Review: The Raven’s Song by Zana Fraillon and Bren MacDibble

Cover image by Joanna Hunt, published by Old Barn Books,
October 2022

A tale of survival, discovery and hope in a vividly imagined near-future where the population makes reparation for the climate crimes of the past, this new novel jointly written by an Australian and a New Zealand author is thought-provokingly brilliant. I think that the cover image by Joanna Hunt does full justice to the narrative’s imagery of two world’s colliding in a mystical space.

Shelby Jones, known as Shel by those closest to her, helps her dad manage a chicken farm. Her neighbour and best friend Davy helps his family run a sheep farm. Their world comprises exactly seven hundred hectares enclosed within an impenetrable fence and populated by precisely three hundred and fifty kind, ethical people. They know that another closed township exists a distance away, but travel outside their compound is out of the question and one of their main priorities is the daily check of their sections of the fence for any breeches in its security. As Shel’s first person narrative states in the first chapter:

If anything from the honoured and natural world gets in, that’s on us.

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This strictly controlled world order is based on scientific analysis of the ability of the land to support human life following the climate-based disasters caused by earlier generations with their greed and disregard for the environmental damage they were causing. Now Shel and Davy’s generation must pay the cost; living low-tech, sustainable lives while the planet recovers. School history lessons repeatedly remind the children that they must endure a simplified, hardworking lifestyle in stark contrast to the technological advances that were enjoyed by their forebears but which caused existential chaos across the earth. The reverence in which the natural world is held is highlighted by the language, the title “honoured” bestowed on every reference to a part of nature from critter to mountain!

When a sheep goes missing from Davy’s farm the children find an unnatural cut in the fence and spy an unusual reflective disc tied to a distant tree in the jungle beyond the boundary of their world. This leads Shel to begin questioning what might have been on their land and the jungle that surrounds it, before the township was created and sets the tale of discovery in motion.

In a dual narrative we are introduced to the aptly-named Phoenix, who sees strange visions featuring a raven during the night, and his long dead mother at the window during the day. Combined with his sleepwalking, his Gran declares he has a sixth sense, a gift passed down from previous generations. Phoenix’s younger brother Walter seems to have linked visions and his sister Ida declares that ravens are birds of prophecy and that the visions are meaningful messages from the spirit realm. After a sleepwalk in the bog results in a bagful of objects linked to their dead mother, Phoenix and his four siblings decide that it is time to visit their mother’s memorial tree, planted in a small forest in the middle of their city. The mystical connection to a far distant past which occurs at this point left me intrigued and mesmerised and from this point I could not stop reading until the end of the story.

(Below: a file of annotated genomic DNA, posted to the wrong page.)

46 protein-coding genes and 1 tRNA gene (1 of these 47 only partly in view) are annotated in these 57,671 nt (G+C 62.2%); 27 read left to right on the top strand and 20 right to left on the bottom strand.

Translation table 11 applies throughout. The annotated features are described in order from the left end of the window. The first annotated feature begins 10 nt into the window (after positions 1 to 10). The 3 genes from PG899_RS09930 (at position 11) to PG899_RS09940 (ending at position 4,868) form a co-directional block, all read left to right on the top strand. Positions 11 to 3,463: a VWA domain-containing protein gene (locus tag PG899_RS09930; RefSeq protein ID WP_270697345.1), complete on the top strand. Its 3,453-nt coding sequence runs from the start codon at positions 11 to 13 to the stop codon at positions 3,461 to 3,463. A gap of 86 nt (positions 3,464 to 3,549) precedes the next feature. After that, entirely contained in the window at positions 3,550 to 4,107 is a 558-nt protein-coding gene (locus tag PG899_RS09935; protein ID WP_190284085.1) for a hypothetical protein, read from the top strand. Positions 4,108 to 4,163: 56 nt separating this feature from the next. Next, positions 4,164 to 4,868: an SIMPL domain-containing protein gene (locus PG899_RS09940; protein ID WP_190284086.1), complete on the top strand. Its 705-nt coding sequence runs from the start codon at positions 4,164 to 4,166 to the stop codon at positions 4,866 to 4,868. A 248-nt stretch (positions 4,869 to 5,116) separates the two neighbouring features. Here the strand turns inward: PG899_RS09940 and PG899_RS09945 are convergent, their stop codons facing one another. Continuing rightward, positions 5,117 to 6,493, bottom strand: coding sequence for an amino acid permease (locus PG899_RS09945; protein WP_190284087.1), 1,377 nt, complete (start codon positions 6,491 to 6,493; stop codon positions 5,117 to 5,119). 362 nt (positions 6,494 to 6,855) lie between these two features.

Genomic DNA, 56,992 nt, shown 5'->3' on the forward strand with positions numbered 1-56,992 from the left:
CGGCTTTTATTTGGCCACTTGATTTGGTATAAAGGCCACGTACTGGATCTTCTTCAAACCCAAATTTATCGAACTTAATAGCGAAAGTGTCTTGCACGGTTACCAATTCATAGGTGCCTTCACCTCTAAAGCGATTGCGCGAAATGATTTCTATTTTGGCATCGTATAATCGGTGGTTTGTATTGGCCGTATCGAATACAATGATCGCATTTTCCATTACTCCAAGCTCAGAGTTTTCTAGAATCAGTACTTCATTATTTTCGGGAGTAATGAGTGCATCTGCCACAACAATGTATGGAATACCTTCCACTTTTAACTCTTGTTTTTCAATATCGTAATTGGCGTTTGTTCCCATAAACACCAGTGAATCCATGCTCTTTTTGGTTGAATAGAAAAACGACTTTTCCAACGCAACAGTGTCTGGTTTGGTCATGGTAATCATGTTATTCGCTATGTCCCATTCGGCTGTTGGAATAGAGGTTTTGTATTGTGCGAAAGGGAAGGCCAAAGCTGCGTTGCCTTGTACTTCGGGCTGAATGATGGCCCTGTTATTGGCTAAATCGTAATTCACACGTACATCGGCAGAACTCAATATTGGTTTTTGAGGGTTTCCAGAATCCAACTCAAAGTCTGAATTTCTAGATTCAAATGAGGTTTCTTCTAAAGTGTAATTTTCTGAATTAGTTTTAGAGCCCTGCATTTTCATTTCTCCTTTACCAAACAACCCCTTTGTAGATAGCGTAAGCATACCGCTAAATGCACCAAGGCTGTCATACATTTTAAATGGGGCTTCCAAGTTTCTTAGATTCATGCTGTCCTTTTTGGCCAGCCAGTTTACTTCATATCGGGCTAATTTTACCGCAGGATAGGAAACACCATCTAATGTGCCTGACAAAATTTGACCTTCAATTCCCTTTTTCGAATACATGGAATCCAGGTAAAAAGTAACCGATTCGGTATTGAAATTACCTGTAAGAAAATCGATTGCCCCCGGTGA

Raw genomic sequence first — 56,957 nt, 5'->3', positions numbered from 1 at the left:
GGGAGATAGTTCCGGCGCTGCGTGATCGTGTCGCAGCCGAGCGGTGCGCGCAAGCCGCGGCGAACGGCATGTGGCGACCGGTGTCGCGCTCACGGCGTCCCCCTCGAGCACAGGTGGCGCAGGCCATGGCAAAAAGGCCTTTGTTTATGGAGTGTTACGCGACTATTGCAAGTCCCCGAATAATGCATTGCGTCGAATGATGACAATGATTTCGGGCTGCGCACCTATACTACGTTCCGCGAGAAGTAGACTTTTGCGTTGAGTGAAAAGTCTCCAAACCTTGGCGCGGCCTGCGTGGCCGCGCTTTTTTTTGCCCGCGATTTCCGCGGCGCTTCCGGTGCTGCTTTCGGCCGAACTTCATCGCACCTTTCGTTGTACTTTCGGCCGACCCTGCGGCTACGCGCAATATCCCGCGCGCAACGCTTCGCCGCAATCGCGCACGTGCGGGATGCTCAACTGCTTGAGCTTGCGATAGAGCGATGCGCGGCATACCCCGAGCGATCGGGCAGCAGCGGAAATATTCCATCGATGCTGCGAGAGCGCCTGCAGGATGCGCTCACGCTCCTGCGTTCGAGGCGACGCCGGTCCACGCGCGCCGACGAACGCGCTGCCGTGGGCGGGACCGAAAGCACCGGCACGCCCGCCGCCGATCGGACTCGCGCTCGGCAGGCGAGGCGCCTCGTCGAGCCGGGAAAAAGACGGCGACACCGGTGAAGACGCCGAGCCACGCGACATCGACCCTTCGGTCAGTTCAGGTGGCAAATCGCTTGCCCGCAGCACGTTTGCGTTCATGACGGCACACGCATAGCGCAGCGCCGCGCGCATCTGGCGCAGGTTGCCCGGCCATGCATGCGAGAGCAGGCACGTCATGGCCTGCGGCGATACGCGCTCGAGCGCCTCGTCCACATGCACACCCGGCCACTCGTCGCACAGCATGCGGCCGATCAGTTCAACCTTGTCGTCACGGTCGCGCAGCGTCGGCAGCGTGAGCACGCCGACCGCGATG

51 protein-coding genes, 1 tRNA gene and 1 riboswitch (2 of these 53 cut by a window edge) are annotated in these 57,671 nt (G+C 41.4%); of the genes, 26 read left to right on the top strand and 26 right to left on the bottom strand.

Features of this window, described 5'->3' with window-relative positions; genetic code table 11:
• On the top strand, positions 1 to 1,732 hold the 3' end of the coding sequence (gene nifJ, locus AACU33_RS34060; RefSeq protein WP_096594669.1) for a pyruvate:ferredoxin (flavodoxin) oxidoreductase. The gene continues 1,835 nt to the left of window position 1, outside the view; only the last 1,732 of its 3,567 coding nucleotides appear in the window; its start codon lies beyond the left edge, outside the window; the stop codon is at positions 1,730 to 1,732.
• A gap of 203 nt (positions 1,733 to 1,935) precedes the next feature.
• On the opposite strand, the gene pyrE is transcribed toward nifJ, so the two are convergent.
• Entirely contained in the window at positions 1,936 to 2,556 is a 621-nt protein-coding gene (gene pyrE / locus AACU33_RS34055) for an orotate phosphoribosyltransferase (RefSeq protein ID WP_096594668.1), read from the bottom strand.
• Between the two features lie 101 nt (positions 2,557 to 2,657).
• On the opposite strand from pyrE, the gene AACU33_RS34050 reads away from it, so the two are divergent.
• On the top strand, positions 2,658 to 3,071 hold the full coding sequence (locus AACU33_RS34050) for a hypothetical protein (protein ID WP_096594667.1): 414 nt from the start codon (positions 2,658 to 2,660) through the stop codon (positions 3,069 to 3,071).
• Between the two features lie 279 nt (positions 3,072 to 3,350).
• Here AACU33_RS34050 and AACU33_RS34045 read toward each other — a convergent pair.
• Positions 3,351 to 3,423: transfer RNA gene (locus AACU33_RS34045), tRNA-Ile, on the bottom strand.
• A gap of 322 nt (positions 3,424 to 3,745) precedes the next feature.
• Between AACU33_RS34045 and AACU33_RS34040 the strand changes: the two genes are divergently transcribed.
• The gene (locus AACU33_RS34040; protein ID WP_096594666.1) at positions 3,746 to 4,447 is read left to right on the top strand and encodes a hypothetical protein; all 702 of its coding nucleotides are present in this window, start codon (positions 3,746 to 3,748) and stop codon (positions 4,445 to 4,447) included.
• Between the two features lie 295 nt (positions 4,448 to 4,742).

The connections across time between the narratives emerge in a plot which combines ecological science with poetic mythology. The duality of a fully preserved human child emerging from the liquid depths of a bog, and child victims of an incurable virus being suspended in time awaiting a scientific breakthrough is perfectly rendered in a complex and intriguing mystery. The themes of children teetering on the brink of adulthood and having their futures sacrificed by adult carelessness is as heart-breaking as it is beautifully and metaphorically written.

This is such a timely tale as the world emerges from the onslaught of COVID-19 and following a summer in which extreme climate events have been reported from all around the world. It is a story which certainly makes you think about they way we are treating the planet, the lessons we should be learning from the past and is ultimately a salute to human resilience and the value of taking responsibility to make a difference. When Shel and Phoenix’s existences finally collide, she says with the straightforward truth of youthful thinking:

You was just a kid. There’s not much you can do ’bout the world you’s born into, I guess, ‘cept try to walk real gentle where you can and give voice to the critters that’s too quiet to be heard and be a different kind of adult when you grow up.

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I highly recommend this book to mature readers of 11+ and would encourage all secondary school librarians to place a copy in their collections where I am certain it will appeal to teenagers who are environmentally aware. Pre-order your copy today!

I am most grateful to Ruth at Old Barn Books and Liz Scott for providing me with access to an e-book version of The Raven’s Song ahead of publication on 6th October 2022.

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4 thoughts on “Review: The Raven’s Song by Zana Fraillon and Bren MacDibble

    1. I think it would be ok for emotionally mature Year 6 pupils – I would have let my daughter read it for example. The two things I’d consider are: children kept for 100 years in suspended animation and most don’t survive might be upsetting for some children and some passages are written in very figurative language which might not be comprehensible at primary age and would be better appreciated a few years later.

      Liked by 1 person

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